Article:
corresponding section in any other version or draft of the C standard,
or any decent C textbook.

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Keith Thompson
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      08-07-2007
pete <(E-Mail Removed)> writes:
> Kenneth Brody wrote:

[...]
>> In other words, given this:
>>
>> long l = -123;
>> unsigned long ul = (unsigned)l;
>>
>> Does the value of "l" get demoted to an unsigned int during the
>> assignment or does it remain a long?
>> (I am on a system where
>> sizeof int == sizeof long, so examining the generated code doesn't
>> help me out here.)

>
> The type and value of the assignment expression is:
> ((unsigned long)(unsigned)-123)


Actually, the expression '-123' is of type int; the operand of the
cast to 'unsigned' is 'l', which is of type long.

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pete
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      08-07-2007
Keith Thompson wrote:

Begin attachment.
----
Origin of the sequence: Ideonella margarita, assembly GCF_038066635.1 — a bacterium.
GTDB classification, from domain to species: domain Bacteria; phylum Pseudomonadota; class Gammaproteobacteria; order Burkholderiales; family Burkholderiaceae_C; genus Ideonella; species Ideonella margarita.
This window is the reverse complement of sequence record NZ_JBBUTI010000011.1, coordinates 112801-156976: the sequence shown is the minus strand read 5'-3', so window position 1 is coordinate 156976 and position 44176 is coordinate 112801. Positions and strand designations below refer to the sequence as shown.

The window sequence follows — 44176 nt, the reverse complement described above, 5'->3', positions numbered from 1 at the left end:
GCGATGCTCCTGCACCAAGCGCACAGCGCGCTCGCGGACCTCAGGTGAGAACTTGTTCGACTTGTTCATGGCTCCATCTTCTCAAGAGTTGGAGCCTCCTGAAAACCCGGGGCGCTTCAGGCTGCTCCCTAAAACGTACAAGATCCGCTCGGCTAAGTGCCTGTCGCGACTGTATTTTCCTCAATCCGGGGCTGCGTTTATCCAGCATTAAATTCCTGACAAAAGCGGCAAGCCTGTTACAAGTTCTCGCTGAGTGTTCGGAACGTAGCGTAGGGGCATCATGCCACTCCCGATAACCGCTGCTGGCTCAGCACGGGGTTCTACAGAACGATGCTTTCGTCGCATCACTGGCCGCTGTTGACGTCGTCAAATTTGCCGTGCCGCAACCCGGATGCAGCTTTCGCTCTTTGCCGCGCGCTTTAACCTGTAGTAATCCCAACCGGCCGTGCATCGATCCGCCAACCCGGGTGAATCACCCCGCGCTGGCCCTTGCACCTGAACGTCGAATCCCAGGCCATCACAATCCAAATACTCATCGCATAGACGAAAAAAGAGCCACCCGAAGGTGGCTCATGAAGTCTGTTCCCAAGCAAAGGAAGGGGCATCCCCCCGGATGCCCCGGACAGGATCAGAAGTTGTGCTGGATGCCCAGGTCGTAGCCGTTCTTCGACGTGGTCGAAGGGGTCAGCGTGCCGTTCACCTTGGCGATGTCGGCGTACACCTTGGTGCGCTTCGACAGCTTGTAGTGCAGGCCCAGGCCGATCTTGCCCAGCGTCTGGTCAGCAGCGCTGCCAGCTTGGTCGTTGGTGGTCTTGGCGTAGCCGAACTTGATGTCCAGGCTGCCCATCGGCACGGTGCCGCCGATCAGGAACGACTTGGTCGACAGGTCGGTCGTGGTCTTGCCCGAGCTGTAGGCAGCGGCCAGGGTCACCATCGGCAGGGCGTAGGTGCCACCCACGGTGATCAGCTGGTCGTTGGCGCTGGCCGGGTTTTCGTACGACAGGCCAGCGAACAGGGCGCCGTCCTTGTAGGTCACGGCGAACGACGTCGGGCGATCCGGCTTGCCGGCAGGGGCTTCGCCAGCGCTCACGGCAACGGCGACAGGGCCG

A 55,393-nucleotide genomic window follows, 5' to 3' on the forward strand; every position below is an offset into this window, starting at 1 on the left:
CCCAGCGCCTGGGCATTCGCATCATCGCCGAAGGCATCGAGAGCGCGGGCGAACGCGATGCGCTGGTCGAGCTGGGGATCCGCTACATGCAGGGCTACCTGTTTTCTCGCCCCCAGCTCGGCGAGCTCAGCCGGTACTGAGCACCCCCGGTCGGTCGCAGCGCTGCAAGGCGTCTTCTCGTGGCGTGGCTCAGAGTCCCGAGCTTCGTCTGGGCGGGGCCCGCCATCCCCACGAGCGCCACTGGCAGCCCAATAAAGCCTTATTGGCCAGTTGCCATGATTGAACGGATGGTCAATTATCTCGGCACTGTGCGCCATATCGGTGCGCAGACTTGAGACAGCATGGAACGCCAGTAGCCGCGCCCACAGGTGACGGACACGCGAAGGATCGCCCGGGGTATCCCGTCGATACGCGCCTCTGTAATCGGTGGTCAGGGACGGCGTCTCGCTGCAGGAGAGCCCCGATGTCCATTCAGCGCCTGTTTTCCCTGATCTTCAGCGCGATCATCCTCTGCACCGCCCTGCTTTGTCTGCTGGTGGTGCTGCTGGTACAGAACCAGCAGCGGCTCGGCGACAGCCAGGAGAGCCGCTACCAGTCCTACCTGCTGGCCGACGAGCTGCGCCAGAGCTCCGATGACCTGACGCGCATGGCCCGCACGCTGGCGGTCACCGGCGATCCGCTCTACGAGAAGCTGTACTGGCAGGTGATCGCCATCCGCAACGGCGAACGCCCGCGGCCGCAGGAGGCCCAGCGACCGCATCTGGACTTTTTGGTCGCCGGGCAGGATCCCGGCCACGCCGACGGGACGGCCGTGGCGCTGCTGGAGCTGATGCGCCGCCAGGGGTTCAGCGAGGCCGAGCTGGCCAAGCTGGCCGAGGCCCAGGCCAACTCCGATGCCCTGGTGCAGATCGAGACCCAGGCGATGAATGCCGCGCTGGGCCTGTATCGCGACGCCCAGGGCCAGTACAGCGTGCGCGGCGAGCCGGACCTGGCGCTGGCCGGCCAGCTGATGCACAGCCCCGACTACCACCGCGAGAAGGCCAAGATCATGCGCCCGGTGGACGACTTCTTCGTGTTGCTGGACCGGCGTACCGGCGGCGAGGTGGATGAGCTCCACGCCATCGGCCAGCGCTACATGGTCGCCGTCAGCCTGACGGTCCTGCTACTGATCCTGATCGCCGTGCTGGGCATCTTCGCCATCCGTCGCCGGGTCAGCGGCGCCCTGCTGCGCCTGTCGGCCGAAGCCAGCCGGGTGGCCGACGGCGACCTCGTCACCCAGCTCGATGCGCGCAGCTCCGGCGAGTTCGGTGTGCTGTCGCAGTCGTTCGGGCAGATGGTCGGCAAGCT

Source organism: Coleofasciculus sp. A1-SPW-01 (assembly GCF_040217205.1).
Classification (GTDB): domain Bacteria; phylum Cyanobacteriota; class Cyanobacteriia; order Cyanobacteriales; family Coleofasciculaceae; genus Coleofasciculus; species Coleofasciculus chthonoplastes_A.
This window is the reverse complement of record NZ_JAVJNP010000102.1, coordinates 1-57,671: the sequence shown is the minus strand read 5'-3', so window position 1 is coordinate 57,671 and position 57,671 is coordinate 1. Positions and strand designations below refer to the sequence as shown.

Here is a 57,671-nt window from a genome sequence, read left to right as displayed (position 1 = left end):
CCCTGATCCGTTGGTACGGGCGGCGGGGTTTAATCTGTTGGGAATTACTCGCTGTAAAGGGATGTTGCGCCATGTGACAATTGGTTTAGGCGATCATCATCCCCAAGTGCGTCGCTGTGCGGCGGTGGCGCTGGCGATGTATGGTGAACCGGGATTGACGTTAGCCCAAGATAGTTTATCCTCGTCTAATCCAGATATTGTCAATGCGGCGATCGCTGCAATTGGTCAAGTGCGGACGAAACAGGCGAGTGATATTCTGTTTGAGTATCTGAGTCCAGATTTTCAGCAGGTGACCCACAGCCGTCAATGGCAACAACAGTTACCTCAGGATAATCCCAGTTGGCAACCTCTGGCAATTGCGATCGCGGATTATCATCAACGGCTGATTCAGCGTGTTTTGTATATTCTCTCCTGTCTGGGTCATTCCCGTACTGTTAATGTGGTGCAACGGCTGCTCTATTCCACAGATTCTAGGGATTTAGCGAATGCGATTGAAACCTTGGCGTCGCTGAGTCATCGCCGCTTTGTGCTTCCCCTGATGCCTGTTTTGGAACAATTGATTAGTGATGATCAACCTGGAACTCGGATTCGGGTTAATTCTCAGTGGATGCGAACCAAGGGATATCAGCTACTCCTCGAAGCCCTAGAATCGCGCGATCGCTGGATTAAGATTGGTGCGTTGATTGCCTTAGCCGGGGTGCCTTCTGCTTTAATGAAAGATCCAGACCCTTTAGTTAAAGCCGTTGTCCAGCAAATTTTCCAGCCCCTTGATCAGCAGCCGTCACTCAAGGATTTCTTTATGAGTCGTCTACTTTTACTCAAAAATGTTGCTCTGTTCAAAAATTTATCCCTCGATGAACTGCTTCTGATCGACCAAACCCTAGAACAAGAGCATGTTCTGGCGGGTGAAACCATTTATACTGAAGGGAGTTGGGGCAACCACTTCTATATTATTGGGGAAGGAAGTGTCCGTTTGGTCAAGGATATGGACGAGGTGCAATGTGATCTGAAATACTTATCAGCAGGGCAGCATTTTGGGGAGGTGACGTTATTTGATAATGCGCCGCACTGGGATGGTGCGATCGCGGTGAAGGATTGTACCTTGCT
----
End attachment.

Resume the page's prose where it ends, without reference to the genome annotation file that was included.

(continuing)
>
> pete <(E-Mail Removed)> writes:
> > Kenneth Brody wrote:

> [...]
> >> In other words, given this:
> >>
> >> long l = -123;
> >> unsigned long ul = (unsigned)l;
> >>
> >> Does the value of "l" get demoted to an unsigned int during the
> >> assignment or does it remain a long?
> >> (I am on a system where
> >> sizeof int == sizeof long, so examining the generated code doesn't
> >> help me out here.)

> >
> > The type and value of the assignment expression is:
> > ((unsigned long)(unsigned)-123)

>
> Actually, the expression '-123' is of type int; the operand of the
> cast to 'unsigned' is 'l', which is of type long.


Thank you.

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pete
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      08-07-2007
pete wrote:
>
> Keith Thompson wrote:
> >
> > pete <(E-Mail Removed)> writes:
> > > Kenneth Brody wrote: